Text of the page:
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The Role of Exercise in Teen Depression Treatment

Written by Evolve's Behavioral Health Content Team​:

Alyson Orcena, LMFT, Melissa Vallas, MD, Shikha Verma, MD, Ellen Bloch, LCSW, Lianne Tendler, LMFT, Megan Johnston, LMFT
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Teen depression is a complex disease that doesn’t always respond to traditional therapeutic approaches. Many mental health treatment providers use a trial-and-error approach to establish what works and what doesn’t for each client. Initially, the therapies treatment centers use include antidepressant medications and talk therapy, such as cognitive behavioral therapy (CBT).

Complementary approaches like exercise also can be important tools to help manage depression in adolescents. Exercise can offer relief from depression symptoms by stimulating neurological pathways, reducing inflammation, and promoting self-esteem and social engagement.

There are many factors linked to mental health disorders, including family history and socioeconomic status, but exercise is one factor teens can control. Studies show people with a genetic propensity toward depression who exercise regularly are no more likely to develop depression than those without a genetic predisposition.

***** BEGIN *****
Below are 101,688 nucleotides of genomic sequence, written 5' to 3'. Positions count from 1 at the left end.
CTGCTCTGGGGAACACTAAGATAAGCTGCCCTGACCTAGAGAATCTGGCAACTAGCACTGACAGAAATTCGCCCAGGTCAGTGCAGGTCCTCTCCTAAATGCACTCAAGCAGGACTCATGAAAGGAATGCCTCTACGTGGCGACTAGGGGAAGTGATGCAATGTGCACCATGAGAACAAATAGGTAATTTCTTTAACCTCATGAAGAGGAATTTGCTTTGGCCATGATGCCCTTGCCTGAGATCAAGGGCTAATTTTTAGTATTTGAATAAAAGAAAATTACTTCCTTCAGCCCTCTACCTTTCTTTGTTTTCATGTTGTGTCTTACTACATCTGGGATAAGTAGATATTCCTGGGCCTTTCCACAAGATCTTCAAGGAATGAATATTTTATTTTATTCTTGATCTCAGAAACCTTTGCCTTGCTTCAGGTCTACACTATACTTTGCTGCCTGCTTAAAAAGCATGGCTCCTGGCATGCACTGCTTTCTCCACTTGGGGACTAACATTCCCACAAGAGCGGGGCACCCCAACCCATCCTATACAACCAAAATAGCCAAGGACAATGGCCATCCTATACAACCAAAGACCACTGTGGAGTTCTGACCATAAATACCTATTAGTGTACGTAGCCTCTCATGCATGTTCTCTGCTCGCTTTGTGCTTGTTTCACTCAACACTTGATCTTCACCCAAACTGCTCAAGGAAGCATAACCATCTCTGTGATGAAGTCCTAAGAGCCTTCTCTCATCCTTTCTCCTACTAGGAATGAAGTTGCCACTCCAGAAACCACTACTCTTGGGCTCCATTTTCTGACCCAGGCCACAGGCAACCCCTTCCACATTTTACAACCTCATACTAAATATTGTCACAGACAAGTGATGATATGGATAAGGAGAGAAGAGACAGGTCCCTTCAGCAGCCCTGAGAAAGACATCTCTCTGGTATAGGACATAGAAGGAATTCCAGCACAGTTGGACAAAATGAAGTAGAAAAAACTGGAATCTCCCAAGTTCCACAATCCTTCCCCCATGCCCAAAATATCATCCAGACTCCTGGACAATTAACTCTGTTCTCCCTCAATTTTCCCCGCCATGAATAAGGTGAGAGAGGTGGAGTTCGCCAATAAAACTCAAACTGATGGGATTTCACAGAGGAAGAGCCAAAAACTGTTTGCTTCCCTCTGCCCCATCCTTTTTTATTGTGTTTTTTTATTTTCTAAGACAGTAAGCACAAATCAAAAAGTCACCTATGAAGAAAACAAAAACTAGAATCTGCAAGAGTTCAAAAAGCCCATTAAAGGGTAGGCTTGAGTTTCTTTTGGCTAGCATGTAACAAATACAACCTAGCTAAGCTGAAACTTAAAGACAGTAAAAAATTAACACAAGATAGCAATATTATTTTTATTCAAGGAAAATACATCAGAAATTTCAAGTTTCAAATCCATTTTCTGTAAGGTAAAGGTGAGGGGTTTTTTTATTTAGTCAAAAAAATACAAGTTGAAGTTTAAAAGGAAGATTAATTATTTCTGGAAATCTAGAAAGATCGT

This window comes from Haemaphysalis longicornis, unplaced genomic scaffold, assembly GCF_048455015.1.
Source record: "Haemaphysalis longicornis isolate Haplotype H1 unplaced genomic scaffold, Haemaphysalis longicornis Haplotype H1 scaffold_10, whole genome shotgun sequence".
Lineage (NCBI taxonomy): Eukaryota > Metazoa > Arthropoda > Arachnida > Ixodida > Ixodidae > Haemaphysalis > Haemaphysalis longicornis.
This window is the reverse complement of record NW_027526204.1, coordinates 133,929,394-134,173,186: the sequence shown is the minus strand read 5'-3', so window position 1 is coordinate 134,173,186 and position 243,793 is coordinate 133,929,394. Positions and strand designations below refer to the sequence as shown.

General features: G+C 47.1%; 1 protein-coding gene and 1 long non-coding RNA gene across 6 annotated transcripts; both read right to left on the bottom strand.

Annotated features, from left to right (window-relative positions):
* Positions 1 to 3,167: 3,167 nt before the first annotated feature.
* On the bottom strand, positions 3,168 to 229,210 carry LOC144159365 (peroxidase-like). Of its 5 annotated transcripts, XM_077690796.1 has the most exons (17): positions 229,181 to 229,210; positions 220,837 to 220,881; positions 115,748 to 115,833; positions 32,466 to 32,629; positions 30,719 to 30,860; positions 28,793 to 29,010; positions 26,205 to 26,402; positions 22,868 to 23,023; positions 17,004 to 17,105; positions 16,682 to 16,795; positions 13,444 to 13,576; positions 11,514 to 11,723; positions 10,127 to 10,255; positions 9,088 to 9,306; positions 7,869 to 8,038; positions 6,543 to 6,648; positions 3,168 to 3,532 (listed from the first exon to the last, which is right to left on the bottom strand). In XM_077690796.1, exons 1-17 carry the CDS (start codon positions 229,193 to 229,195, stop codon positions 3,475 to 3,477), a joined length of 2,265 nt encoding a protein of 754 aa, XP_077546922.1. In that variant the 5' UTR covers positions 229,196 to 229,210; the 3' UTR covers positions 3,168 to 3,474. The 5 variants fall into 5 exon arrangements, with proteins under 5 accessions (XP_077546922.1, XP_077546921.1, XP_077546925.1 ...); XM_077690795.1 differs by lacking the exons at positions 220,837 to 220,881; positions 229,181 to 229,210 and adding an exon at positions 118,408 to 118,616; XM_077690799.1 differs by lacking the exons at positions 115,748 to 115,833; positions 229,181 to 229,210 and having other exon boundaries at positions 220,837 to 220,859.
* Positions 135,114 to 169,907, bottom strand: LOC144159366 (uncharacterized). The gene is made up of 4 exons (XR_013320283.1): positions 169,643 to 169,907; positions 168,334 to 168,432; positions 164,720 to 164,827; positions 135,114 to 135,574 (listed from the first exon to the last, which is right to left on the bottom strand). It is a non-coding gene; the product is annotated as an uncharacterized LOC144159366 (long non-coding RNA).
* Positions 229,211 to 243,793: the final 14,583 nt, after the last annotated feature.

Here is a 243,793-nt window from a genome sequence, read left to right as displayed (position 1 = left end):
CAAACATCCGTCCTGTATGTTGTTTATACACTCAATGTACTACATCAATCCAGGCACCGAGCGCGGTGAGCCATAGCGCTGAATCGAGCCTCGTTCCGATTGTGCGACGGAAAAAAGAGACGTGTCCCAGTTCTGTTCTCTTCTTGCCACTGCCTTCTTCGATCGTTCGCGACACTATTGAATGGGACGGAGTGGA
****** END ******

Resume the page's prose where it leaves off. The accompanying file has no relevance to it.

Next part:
Who Will Benefit From Exercise Therapy?

Do all depressed teens benefit from exercise in the same way? A new precision medicine study published in the journal Psychological Medicine shows it may be possible to predict who would benefit from a combination of exercise and behavioral therapy. These findings could help depression treatment providers streamline treatment plans, incorporating the approaches that are most likely to benefit the adolescent.

The study assessed two aspects of brain function that are impaired in young people with depression and other mental health disorders:

  • Cognitive control, which allows an adolescent to change their behavior in order to achieve goals and resist distractions; and
  • Reward processing, or the way a young person responds to rewarding activities (i.e., the ability or inability to feel pleasure).

Participants who exercised three times a week for eight weeks experienced fewer depressive symptoms. Those who did moderate-intensity aerobic exercise benefited the most, with symptoms reduced by 55 percent. Those who did light-intensity stretching also benefited, with a 33 percent reduction in depression symptoms.

Aerobic exercise didn’t impact reward processing or cognitive control. However, the researchers found that people with better reward processing when the study began responded best to exercise treatment. This means teens who can still enjoy pleasant experiences may respond best to having exercise as part of their depression treatment plan.

Exercise is especially important for teens because many mental health disorders begin to emerge during adolescence. At the same time, sedentary behavior increases, particularly between the ages of 12 and 16. This tendency toward sedentary behavior is especially common among girls, who are three times more likely to struggle with depression.

How Much Exercise Is Enough?